Fechino Files: Covering Your Work, Materials, and Other Lessons I Learned the Hard Way

Words: Steven Fechino

Words: Steven Fechino

Covering your work has so many positives that I would run out of room to discuss each of the benefits. One of the biggest benefits is that this time of year, you can begin working earlier because frozen frost stays off your work and on the wall covering. Efflorescence and new wall bloom can be reduced if you cover your walls and prevent those quick late winter showers from saturating the masonry. Along with covering your work, there is a bit more to it.

It is easy not to cover everything, but covering everything really pays dividends. For example, starting at the beginning, keep your materials off the wet ground and use pallets as much as possible. Brick and Concrete Masonry Units (CMU), once wet, stay wet, and since you lay them as fast as they get delivered, there is not really any time for them to dry (maybe the outside of the hack will dry, but the interior of the hack will remain wet), so cover your materials when they arrive, it is so much easier than the night before a storm. Equipment: cover the saw, even if it is just a mortar pan over the electric motor, and keep the water out. It is easy to think that a saw that cuts wet would not need to be covered, but cover it, it will last much longer under day-to-day conditions. Dump the mixer tub and leave it dumped at the end of the day if you can; it will keep water from freezing in the bottom of the tub. Shovels and hoes; keep the handles from getting wet and put them where they stay dry. Why? Because there is nothing worse than using a half-frozen handle to move mortar when it could be prevented. One area that only one person on the site may worry about is the operator seat. Cover it; a wet butt really is a "pain in the butt" when it occurs at 6:30 a.m. in the early morning.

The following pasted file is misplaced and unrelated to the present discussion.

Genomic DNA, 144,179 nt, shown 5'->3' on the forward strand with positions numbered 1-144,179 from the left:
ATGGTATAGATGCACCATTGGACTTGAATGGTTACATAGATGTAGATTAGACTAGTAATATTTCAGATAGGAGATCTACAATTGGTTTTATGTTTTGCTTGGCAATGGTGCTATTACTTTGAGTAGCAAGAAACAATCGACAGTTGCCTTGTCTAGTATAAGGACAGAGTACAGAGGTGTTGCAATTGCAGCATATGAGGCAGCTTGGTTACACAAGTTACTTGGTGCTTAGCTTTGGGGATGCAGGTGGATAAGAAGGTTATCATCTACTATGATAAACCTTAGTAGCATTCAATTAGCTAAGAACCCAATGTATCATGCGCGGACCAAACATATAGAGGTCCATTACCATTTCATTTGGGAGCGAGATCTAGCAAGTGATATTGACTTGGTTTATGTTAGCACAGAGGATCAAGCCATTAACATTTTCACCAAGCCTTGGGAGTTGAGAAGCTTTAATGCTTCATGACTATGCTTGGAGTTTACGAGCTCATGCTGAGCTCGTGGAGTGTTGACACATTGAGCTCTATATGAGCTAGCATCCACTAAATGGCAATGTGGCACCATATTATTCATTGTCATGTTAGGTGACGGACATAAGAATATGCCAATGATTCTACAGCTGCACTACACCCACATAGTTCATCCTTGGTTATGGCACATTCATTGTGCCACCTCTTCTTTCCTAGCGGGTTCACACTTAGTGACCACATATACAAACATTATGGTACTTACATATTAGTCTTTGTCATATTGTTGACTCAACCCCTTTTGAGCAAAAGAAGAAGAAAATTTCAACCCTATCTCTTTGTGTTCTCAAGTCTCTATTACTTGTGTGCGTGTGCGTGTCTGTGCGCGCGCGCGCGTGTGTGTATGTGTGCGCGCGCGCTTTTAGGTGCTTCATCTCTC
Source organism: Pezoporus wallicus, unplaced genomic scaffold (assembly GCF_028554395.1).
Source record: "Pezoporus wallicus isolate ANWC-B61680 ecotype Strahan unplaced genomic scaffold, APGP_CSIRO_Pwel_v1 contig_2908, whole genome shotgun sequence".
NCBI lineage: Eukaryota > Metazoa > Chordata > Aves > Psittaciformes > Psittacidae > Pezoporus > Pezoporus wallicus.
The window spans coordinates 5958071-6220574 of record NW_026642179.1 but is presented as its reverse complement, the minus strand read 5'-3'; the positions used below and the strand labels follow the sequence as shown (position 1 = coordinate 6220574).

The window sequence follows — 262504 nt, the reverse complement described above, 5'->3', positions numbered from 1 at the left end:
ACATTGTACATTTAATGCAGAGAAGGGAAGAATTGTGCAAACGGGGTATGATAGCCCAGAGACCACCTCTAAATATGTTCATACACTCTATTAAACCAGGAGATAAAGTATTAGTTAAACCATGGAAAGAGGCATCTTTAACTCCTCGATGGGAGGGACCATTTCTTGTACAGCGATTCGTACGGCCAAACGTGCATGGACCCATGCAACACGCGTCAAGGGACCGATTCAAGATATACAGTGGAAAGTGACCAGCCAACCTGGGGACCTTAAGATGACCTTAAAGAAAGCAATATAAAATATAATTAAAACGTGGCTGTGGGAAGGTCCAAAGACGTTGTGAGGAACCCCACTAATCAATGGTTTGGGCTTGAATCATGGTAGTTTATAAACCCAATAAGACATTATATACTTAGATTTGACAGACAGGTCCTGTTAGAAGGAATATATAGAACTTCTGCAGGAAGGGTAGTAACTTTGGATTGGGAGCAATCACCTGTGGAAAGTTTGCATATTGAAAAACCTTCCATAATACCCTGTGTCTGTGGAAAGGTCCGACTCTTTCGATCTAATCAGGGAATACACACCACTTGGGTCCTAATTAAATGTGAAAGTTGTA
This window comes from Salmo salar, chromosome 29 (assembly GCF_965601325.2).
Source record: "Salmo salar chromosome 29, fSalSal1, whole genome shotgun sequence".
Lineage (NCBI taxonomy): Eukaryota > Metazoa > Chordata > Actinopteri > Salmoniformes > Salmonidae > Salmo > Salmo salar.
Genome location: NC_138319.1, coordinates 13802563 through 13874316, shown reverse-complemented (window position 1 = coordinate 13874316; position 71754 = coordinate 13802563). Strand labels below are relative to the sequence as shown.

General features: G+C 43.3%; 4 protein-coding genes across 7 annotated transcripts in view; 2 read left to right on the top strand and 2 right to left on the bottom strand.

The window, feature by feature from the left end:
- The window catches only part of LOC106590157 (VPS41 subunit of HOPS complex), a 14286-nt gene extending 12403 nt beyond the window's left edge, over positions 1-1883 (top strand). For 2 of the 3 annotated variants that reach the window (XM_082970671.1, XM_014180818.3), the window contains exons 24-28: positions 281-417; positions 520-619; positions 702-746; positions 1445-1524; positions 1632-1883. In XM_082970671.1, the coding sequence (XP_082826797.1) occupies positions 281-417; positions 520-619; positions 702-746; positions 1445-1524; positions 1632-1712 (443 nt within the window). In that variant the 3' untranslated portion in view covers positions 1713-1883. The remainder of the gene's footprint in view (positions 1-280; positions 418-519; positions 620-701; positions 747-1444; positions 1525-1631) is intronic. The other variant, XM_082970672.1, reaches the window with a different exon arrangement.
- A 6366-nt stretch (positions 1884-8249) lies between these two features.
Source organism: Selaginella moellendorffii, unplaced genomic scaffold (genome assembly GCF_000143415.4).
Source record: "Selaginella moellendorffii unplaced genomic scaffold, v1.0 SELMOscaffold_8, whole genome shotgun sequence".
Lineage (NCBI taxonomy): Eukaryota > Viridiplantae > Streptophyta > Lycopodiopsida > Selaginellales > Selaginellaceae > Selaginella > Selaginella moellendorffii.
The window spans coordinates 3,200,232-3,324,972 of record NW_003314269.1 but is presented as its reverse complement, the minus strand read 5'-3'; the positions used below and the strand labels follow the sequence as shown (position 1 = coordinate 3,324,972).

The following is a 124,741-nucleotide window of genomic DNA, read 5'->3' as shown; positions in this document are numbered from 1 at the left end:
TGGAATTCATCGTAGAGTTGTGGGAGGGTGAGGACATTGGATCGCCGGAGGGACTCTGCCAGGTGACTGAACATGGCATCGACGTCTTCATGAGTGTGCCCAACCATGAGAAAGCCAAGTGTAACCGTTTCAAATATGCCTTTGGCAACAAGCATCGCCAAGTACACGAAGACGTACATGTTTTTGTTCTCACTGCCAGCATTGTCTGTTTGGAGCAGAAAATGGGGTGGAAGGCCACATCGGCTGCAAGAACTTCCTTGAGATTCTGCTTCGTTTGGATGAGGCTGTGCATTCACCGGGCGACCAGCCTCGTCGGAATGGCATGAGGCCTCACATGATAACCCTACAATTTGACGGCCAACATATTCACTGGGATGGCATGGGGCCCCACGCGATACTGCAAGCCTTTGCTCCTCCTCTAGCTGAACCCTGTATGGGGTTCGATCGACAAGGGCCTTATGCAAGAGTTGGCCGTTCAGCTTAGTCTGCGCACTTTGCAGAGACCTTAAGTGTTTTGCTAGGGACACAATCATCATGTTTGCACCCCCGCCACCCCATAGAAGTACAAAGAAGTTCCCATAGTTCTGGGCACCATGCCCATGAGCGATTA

Starting fluid, I have mentioned this in several different articles; on a cold morning, please do not use starting fluid, even if it states it is for diesel engines. I have used either to start equipment, and it is a practice I got away with, but I could have easily damaged an engine and had to do a rebuild because of either. Either will increase the engine rotation faster than the normal starter and create a reaction that the diesel fuel will heat up faster to increase the chance of starting; the problem is that it does this with a dry cylinder, and that will destroy an engine ring quickly, among other damage possibilities. Glow plugs on a diesel engine are all or nothing; either they all work, or you have nothing because they are typically wired in series. When you need to heat the diesel fuel before starting, you can remove the breather and filter, use a heat gun, and blow hot air into the breather. It may take a minute or two, but it is a much safer way to start an engine than using either.

Top off the mixers with fuel the night before as the hot engine, when cooling, can increase the possibility of condensation in the fuel tank, making a cold start no fun. Check the oil while you are at it; checking the oil is NEVER DONE TOO OFTEN!

Since laying material requires water, if you are working off of a building supply, unhook your hoses at night and drain them, even if it is 200 hundred feet of hose, because a frozen hose will not thaw out when you turn the water on, it can take hours, this step will keep you on track, it only takes a few minutes, you know, the few minutes they would have stood around anyway looking at their phones.

The last thing I want to put out there is to have a 5-gallon bucket of dry sand in the trailer; this is useful for those slick spots that you encounter on the scaffolds, those spots that you lay over fresh concrete or over those rowlock sills you laid yesterday, whatever you choose, you will use it more than you might realize once you have it.

An old time taught me to never lay your gloves down, keep them under your arm or in your jacket, a cold glove will never warm your cold hands.

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